Visiting the Museu Nacional d’Art de Catalunya, for real!

Céline Mülich

Visiting museums in Barcelona and writing about them is my daily business, an ordinary activity that lately has been converted into something really special.

With the museums being closed for weeks, we had to get back to virtual experiences, such as consulting the web, online collections, podcasts, videos, social media or virtual visits to enjoy the beauties of the museums and their collections. 

The Museu Nacional did a great job in disseminating knowledge in a rigorous, but still fun way. My favorite post was the one about people in their artworks with bad haircut 😉 What a smart way to connect with users taking as a common ground a real issue many were experiencing over the past days!

Now that the Museu Nacional is getting ready to re-open and rather than analyzing their online presence, I would like to take you to the museum, guiding your imagination with my words. I take you with me on a traditional, on site visit, complementary to the online experience, not in opposition!

And I pick this particular museum because of its unique collection, but I’ll come to that later.

First of all: up the hill it goes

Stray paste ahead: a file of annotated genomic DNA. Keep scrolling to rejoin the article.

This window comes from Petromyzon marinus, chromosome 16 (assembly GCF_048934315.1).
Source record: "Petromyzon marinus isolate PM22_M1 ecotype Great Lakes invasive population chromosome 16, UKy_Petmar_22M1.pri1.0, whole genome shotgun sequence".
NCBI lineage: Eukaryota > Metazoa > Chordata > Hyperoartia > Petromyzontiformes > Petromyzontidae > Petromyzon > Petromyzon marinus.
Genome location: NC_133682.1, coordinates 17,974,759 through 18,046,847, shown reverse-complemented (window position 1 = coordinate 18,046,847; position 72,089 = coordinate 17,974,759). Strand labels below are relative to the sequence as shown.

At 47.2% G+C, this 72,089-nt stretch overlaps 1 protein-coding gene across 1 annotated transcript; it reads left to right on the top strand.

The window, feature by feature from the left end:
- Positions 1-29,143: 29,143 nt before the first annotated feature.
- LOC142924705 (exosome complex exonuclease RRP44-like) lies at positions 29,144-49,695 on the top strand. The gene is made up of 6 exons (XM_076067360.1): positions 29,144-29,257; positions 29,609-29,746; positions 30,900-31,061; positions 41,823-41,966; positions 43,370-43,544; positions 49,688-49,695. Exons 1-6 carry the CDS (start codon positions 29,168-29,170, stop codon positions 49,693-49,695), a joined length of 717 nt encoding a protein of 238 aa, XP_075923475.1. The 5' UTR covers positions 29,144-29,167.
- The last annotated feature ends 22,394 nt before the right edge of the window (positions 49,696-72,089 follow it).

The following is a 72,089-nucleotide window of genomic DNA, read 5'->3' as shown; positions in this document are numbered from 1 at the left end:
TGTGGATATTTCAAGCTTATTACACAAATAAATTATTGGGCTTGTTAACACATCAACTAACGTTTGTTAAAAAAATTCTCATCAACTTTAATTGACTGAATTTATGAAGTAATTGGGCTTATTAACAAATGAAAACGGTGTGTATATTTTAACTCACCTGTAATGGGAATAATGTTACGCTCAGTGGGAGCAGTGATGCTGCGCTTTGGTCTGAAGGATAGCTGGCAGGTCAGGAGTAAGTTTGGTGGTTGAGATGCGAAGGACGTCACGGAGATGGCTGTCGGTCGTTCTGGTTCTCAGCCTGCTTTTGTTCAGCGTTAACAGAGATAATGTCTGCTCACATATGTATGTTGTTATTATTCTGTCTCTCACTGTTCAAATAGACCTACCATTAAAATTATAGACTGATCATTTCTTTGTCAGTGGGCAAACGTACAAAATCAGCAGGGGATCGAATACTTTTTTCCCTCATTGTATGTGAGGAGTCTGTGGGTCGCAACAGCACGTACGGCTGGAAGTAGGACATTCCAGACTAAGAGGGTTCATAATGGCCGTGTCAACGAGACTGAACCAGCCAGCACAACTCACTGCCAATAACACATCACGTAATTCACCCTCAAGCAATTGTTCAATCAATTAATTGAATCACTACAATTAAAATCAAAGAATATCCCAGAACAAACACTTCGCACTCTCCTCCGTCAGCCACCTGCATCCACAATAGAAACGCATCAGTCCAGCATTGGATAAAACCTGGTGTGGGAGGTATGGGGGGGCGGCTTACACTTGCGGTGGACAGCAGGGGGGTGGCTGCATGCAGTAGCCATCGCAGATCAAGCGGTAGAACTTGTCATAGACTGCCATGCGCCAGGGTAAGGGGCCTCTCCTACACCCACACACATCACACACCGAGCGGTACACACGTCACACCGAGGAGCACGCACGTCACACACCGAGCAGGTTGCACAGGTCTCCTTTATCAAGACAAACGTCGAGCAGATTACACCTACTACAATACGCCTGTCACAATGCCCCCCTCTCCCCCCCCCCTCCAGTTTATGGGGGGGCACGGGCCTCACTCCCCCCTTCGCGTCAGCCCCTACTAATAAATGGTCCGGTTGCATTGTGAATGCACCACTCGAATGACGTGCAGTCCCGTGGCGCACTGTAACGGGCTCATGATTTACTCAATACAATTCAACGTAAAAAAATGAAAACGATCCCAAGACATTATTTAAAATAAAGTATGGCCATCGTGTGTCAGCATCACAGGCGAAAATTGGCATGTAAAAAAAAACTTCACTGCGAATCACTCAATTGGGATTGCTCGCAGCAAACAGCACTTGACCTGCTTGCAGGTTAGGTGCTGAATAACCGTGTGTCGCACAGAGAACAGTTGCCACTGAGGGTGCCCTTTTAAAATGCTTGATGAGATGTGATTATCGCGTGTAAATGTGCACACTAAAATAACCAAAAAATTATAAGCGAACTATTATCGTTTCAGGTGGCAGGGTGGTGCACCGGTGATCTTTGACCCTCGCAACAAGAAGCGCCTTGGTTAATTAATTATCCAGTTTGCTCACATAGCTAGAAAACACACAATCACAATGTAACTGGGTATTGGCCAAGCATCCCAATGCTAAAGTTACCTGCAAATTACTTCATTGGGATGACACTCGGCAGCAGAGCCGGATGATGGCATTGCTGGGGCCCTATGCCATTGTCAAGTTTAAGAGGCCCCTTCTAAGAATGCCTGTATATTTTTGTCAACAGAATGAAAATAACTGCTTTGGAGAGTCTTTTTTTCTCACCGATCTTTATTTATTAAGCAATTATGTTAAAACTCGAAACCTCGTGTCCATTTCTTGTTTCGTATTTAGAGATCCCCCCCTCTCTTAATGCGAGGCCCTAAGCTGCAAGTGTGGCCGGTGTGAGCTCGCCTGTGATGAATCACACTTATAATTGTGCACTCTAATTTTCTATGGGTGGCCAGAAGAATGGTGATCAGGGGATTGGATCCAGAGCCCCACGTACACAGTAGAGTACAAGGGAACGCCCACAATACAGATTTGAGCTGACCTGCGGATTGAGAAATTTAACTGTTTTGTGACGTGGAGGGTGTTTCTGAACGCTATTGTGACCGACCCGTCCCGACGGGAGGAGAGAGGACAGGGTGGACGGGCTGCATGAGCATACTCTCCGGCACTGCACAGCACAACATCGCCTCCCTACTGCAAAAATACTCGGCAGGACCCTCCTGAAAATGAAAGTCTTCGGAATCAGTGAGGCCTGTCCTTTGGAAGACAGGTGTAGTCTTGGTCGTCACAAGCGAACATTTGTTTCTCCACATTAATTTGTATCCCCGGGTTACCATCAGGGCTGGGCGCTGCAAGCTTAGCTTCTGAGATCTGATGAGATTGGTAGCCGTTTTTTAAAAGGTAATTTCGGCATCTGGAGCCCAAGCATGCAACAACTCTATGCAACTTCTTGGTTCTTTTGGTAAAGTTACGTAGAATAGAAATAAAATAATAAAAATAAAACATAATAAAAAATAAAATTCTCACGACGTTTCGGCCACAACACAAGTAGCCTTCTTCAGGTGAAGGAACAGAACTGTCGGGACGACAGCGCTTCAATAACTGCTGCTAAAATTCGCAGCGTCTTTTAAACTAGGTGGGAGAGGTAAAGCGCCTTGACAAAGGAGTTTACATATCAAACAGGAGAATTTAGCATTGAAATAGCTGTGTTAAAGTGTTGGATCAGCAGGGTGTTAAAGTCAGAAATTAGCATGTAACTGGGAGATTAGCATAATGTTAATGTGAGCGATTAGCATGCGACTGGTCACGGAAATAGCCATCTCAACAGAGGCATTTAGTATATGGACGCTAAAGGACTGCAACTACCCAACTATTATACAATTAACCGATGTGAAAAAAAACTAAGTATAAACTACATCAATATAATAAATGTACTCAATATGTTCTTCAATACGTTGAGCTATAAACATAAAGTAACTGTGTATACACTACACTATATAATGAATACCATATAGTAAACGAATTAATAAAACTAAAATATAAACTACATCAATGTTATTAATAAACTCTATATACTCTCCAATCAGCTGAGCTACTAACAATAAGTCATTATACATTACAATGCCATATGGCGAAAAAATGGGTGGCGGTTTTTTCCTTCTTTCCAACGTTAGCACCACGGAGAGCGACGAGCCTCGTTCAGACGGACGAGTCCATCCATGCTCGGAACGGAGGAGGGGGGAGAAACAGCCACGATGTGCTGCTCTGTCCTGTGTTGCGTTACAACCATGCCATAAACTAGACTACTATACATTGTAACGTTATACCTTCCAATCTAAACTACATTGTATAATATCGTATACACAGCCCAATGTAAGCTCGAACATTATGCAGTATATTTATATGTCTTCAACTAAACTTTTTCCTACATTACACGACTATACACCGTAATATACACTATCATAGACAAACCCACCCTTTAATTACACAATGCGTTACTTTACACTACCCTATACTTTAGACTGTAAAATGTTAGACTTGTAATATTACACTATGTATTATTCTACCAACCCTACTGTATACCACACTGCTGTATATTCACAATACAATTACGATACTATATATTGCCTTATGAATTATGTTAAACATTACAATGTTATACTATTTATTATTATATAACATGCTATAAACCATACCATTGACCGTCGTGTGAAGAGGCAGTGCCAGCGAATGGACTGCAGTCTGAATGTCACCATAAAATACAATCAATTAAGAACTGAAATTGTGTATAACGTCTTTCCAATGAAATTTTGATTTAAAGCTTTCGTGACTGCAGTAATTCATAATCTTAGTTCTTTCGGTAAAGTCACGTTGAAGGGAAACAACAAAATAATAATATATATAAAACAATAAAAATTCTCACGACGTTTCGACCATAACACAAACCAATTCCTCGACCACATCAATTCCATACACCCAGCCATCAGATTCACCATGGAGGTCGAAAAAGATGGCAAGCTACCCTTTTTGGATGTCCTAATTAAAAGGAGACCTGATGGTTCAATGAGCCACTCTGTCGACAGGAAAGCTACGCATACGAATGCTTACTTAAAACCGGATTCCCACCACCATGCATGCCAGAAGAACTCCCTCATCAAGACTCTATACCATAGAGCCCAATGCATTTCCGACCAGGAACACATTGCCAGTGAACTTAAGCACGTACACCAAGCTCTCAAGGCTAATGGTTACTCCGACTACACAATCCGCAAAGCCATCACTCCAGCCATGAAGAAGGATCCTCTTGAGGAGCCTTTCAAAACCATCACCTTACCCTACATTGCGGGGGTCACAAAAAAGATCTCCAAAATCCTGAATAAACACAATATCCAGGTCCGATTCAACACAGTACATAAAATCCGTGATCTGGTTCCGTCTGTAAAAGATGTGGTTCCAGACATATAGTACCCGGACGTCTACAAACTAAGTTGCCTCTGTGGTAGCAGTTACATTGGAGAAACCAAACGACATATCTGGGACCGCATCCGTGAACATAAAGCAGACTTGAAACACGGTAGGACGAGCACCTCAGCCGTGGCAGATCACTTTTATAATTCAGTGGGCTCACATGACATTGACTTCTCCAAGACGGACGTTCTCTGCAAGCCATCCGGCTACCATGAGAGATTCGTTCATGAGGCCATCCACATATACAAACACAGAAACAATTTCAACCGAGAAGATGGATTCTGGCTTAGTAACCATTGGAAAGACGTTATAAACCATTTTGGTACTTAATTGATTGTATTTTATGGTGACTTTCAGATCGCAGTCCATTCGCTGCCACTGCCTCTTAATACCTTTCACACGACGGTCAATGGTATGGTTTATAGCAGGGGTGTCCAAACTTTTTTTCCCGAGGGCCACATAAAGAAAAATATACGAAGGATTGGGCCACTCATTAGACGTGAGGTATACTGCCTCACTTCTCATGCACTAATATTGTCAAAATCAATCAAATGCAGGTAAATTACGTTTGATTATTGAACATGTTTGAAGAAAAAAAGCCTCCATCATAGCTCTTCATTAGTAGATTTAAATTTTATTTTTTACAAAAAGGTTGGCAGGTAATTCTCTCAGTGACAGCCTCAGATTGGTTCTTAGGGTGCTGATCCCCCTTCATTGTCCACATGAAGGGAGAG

We start at Plaça Espanya and there is no way you can miss the museum: the huge building is overlooking the entire area. The way up to seems to be steep, but no worry, there are also escalators that bring you up! And it comes even better: there will be a shuttle bus from Plaça Espanya up to the museum!

The museum is located in the Palau Nacional, a former pavilion of the World Exhibition of 1929/30. In 1934 the Museu d’Art de Catalunya opened and showed Catalan art from the Middle Ages to the Baroque and in 1990 the Modern Art was added forming the museum as it is now. The Italian architect Gaetana Aulenti was responsible for the interior design of the museum – she also created the one of the Centre Pompidou and the Musée d’Orsay in Paris!

Vistes de Barcelona des de l’accés al Palau Nacional
Views of Barcelona from the museum entrance. Photo: Jacqueline Glarner

Before entering we enjoy the views over the city, maybe sit down for a while and soak up the atmosphere to somehow get ready for what we are about to see.

The Museu Nacional is like all museums with big collections: you have to get your bearings, otherwise you’re lost in art. There are definitely many things to see, so I pick my personal best-of tour. No judging, no ranking among artworks or artists!

Medieval Romanesque Art: unique in the world

Said the above, there is no doubt that the collection of Medieval Romanesque Art from the 11-13th centuries is very special, so I do recommend you start with this one while you are still fresh (in mind and body). 

The mural paintings, taken off from the churches in the Pyrenees a hundred years ago (to save them from being sold and shipped abroad!), are set up with mock apses, so you get a real feeling how they have looked like in their original settings.

Mestre de la Seu d’Urgell, Absis de Sant Pere de La Seu d'Urgell, segon quart del segle XII